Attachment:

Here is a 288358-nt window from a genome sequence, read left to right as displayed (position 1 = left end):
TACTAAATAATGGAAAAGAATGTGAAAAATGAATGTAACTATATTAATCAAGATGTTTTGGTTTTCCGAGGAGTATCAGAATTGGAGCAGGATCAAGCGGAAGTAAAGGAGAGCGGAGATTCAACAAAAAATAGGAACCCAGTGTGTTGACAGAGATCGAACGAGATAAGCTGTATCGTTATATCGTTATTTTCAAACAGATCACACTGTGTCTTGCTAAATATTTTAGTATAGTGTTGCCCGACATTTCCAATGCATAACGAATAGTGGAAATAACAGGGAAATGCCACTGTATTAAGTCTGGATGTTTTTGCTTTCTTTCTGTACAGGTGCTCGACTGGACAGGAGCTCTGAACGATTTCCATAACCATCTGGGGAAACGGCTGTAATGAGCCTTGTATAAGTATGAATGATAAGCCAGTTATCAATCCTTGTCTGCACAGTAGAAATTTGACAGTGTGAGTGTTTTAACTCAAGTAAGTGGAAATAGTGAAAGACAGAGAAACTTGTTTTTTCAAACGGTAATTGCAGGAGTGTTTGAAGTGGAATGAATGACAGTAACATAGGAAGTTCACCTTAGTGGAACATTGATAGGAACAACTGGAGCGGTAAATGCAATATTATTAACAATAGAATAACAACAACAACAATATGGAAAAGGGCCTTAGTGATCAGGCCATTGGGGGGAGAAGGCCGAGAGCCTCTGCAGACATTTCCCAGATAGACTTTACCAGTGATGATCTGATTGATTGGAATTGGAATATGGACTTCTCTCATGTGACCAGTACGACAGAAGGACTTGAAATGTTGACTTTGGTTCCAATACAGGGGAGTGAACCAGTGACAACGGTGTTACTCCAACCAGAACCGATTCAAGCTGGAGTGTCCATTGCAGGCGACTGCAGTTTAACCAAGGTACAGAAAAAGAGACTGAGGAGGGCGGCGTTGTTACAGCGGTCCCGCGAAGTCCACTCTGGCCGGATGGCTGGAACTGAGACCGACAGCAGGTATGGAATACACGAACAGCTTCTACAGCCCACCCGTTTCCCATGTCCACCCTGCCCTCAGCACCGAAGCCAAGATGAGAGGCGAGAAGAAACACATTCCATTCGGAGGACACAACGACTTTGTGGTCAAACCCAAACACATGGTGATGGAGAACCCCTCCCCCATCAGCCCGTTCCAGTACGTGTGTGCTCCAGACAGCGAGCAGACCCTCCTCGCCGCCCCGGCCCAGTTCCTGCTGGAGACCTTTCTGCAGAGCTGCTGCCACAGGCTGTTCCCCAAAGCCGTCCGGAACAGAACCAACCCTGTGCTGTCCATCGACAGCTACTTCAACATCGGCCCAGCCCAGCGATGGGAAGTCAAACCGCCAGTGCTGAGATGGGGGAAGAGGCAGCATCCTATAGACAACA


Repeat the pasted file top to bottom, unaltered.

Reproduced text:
Here is a 288358-nt window from a genome sequence, read left to right as displayed (position 1 = left end):
TACTAAATAATGGAAAAGAATGTGAAAAATGAATGTAACTATATTAATCAAGATGTTTTGGTTTTCCGAGGAGTATCAGAATTGGAGCAGGATCAAGCGGAAGTAAAGGAGAGCGGAGATTCAACAAAAAATAGGAACCCAGTGTGTTGACAGAGATCGAACGAGATAAGCTGTATCGTTATATCGTTATTTTCAAACAGATCACACTGTGTCTTGCTAAATATTTTAGTATAGTGTTGCCCGACATTTCCAATGCATAACGAATAGTGGAAATAACAGGGAAATGCCACTGTATTAAGTCTGGATGTTTTTGCTTTCTTTCTGTACAGGTGCTCGACTGGACAGGAGCTCTGAACGATTTCCATAACCATCTGGGGAAACGGCTGTAATGAGCCTTGTATAAGTATGAATGATAAGCCAGTTATCAATCCTTGTCTGCACAGTAGAAATTTGACAGTGTGAGTGTTTTAACTCAAGTAAGTGGAAATAGTGAAAGACAGAGAAACTTGTTTTTTCAAACGGTAATTGCAGGAGTGTTTGAAGTGGAATGAATGACAGTAACATAGGAAGTTCACCTTAGTGGAACATTGATAGGAACAACTGGAGCGGTAAATGCAATATTATTAACAATAGAATAACAACAACAACAATATGGAAAAGGGCCTTAGTGATCAGGCCATTGGGGGGAGAAGGCCGAGAGCCTCTGCAGACATTTCCCAGATAGACTTTACCAGTGATGATCTGATTGATTGGAATTGGAATATGGACTTCTCTCATGTGACCAGTACGACAGAAGGACTTGAAATGTTGACTTTGGTTCCAATACAGGGGAGTGAACCAGTGACAACGGTGTTACTCCAACCAGAACCGATTCAAGCTGGAGTGTCCATTGCAGGCGACTGCAGTTTAACCAAGGTACAGAAAAAGAGACTGAGGAGGGCGGCGTTGTTACAGCGGTCCCGCGAAGTCCACTCTGGCCGGATGGCTGGAACTGAGACCGACAGCAGGTATGGAATACACGAACAGCTTCTACAGCCCACCCGTTTCCCATGTCCACCCTGCCCTCAGCACCGAAGCCAAGATGAGAGGCGAGAAGAAACACATTCCATTCGGAGGACACAACGACTTTGTGGTCAAACCCAAACACATGGTGATGGAGAACCCCTCCCCCATCAGCCCGTTCCAGTACGTGTGTGCTCCAGACAGCGAGCAGACCCTCCTCGCCGCCCCGGCCCAGTTCCTGCTGGAGACCTTTCTGCAGAGCTGCTGCCACAGGCTGTTCCCCAAAGCCGTCCGGAACAGAACCAACCCTGTGCTGTCCATCGACAGCTACTTCAACATCGGCCCAGCCCAGCGATGGGAAGTCAAACCGCCAGTGCTGAGATGGGGGAAGAGGCAGCATCCTATAGACAACA